5. Pre-recruitment test: You can also conduct online exams for skill assessment, cultural fit, cognitive skills, aptitude, etc.

6. Video interviews: Mimicking face-to-face interviews, you can conduct live, on-demand video interviews remotely and shortlist candidates quickly and at one-third the cost. This is where video interviewing software like iMocha’s Live Coding Interview comes into the big picture: This tool allows you to conduct interviews in wide-ranging formats--from 1-1 to panel to phone to virtual all-day sessions. Plus, you can manage different time zones and send customized and automated messages both pre and post-interviews.

7. Virtual talent community: Creating an active virtual talent community and sending out regular communication relating to upcoming events, webinars, etc. keeps the conversation flowing. Staying in touch with the candidates throughout the year allows top-of-the-mind recall for your brand.

8. Campus recruitment technology: To encourage greater productivity and a streamlined online recruitment process, you can use ATS platforms such as iCIMS, Lever, Recruitee, etc. that allows you to gather and evaluate candidates’ credentials in real-time and view them on a centralized dashboard. This will empower your talent acquisition team to follow up quickly and access a wide pool of qualified talent at the click of a button. Think of it as accessing an online hub of the early-career talent pipeline.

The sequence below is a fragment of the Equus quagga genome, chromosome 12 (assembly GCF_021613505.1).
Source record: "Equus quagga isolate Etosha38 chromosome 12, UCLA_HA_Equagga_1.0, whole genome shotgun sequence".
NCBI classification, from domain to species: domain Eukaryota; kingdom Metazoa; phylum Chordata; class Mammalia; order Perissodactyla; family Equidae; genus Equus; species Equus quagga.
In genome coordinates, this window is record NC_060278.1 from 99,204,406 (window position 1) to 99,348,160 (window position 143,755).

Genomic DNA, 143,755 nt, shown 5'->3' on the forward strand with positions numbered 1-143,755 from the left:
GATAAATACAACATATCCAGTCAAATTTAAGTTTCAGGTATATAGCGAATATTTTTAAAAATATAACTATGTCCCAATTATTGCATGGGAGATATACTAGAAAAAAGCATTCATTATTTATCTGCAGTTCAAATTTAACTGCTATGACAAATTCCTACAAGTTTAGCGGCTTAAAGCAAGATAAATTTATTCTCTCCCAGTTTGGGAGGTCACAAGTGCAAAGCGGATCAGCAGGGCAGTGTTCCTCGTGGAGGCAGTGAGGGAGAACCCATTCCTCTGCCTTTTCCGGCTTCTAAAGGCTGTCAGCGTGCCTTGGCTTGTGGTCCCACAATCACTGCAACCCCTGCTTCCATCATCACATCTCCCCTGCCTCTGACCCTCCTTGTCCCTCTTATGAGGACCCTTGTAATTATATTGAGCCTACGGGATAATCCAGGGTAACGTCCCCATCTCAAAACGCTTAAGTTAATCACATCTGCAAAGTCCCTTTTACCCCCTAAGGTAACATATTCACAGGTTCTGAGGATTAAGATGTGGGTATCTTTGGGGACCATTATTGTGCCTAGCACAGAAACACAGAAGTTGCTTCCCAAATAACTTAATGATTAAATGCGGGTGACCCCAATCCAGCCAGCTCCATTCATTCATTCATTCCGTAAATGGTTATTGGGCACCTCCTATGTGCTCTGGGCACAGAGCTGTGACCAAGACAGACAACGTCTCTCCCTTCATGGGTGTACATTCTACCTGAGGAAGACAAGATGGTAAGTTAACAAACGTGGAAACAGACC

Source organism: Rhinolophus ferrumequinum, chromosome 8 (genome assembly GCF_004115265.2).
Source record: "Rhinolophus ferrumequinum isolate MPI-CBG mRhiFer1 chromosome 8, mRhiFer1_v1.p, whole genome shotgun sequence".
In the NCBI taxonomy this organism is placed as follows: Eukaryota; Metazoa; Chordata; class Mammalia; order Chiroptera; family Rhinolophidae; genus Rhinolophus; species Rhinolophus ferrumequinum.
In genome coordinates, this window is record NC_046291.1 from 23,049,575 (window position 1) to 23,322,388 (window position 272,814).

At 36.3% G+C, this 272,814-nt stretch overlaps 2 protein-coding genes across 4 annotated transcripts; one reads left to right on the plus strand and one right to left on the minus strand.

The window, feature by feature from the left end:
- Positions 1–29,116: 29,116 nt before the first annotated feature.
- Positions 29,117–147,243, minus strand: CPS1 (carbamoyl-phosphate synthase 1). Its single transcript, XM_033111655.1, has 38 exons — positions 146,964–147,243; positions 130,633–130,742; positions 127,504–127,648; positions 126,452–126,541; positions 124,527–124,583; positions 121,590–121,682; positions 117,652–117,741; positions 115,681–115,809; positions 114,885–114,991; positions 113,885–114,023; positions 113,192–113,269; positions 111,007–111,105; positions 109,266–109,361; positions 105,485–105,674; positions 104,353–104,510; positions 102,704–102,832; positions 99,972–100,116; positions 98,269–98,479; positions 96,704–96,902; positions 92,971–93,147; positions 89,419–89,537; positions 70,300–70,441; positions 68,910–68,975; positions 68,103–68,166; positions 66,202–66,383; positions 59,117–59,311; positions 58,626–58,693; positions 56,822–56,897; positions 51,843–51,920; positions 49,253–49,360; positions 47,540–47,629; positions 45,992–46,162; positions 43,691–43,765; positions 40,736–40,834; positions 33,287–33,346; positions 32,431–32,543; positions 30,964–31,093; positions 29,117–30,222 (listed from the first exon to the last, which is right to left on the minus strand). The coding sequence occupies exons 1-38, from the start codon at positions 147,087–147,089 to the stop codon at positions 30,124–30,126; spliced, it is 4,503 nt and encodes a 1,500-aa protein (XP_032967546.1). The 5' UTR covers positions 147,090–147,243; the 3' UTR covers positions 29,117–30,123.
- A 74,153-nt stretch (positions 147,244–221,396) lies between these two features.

9. Virtual career fairs and events: Did you know that companies such as Monster.com, CareerBuilder.com, etc., hold virtual career fairs that you can be a part of? You can create recruitment campaigns under the banner of these listing sites, and gain access to a larger-than-usual audience.

The learning: If you wish to secure top talent quickly, efficiently, and economically, using the right cocktail of technological tools will be a smart business (and financial) move. This is why you should invest in campus recruitment software, which can provide invaluable feedback to hiring managers and provide analytics on the war of retention versus recruitment.

That said, a mere 30% of companies have processes in place to measure their recruiting efforts--a fatal error. With multiple strategies and factors affecting its collective success (or failure), it is critical for you to review and monitor the right metrics for successful campus recruitment. This is where embracing a data-driven approach can pay off huge dividends.

According to research by the Harvard Business Review, “Only about a third of U.S. companies report that they monitor whether their hiring practices lead to good employees." Not reviewing your recruitment processes can lead to higher costs and lower ROI. So here are a few questions you need to ask when you're evaluating the recruitment data:

  • How many campus events did you attend?
  • How many candidates ended up completing the application during the campus event? How much time did they take?
  • Where are your hires from?
  • Which medium/channel did your hires use to apply to your organization? For example, did they use a job-posting website?
  • How many candidates engaged with your social media recruitment posts?